Explanatory Style in Anxiety and Depression
Much research over the past decade has addressed the hypothesis of the refor mulated learned helplessness theory of depression (Abramson, Seligman, & Teas dale, 1 978) that depressed individuals tend to have a particular explanatory style, and that individuals who have this explanatory style when nondepressed are at risk for depression if negative life events occur. The hypothesized depressive explanatory style is characterized by internal, stable, and global attributions for negative events , and external , unstable and specific attributions for positive events . 1 Although not every study examining the question of whether depressed individuals have this explanatory style has corroborated this hypothesis, there have been a large number of supportive studies. Indeed, Sweeney, Anderson, and Bailey ( 1 986) conducted a meta-analysis of 1 04 studies and concluded that there was strong support for the link between the pessimistic explanatory style for negative events and depression, and weak to moderate support for the link between the pessimistic style for positive events and depress ion. As discussed later, evidence supporting the idea that a pessimistic explanatory style in nonde pressed individuals serves as a diathesis for depression is somewhat more mixed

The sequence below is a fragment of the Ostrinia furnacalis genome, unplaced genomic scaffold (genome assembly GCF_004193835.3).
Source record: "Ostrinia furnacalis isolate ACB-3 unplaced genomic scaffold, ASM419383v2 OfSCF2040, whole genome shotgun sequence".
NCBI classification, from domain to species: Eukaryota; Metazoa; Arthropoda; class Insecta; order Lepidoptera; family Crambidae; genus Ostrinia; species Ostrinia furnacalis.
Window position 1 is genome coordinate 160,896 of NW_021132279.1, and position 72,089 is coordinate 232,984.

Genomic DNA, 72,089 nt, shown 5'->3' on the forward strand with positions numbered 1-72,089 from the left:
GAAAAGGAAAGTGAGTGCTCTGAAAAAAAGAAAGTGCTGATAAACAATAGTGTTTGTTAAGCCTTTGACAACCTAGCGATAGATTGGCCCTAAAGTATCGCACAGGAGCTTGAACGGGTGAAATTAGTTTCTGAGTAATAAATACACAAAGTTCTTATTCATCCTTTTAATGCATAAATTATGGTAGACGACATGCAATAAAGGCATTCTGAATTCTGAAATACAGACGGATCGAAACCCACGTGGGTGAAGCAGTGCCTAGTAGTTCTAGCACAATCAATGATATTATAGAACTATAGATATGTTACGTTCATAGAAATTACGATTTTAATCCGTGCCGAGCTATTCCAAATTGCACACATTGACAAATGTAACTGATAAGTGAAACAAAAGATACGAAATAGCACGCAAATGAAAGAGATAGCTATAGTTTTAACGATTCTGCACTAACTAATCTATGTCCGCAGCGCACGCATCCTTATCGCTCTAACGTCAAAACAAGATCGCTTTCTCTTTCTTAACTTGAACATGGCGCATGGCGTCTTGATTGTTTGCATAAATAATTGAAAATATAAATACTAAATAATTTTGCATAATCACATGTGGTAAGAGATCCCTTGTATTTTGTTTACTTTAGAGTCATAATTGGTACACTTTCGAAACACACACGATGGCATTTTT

(for reviews see Abramson, Metalsky, & Alloy, 1 989; Barnett & Gotlib, 1 988 ; Peterson & Seligman, 1 984a) .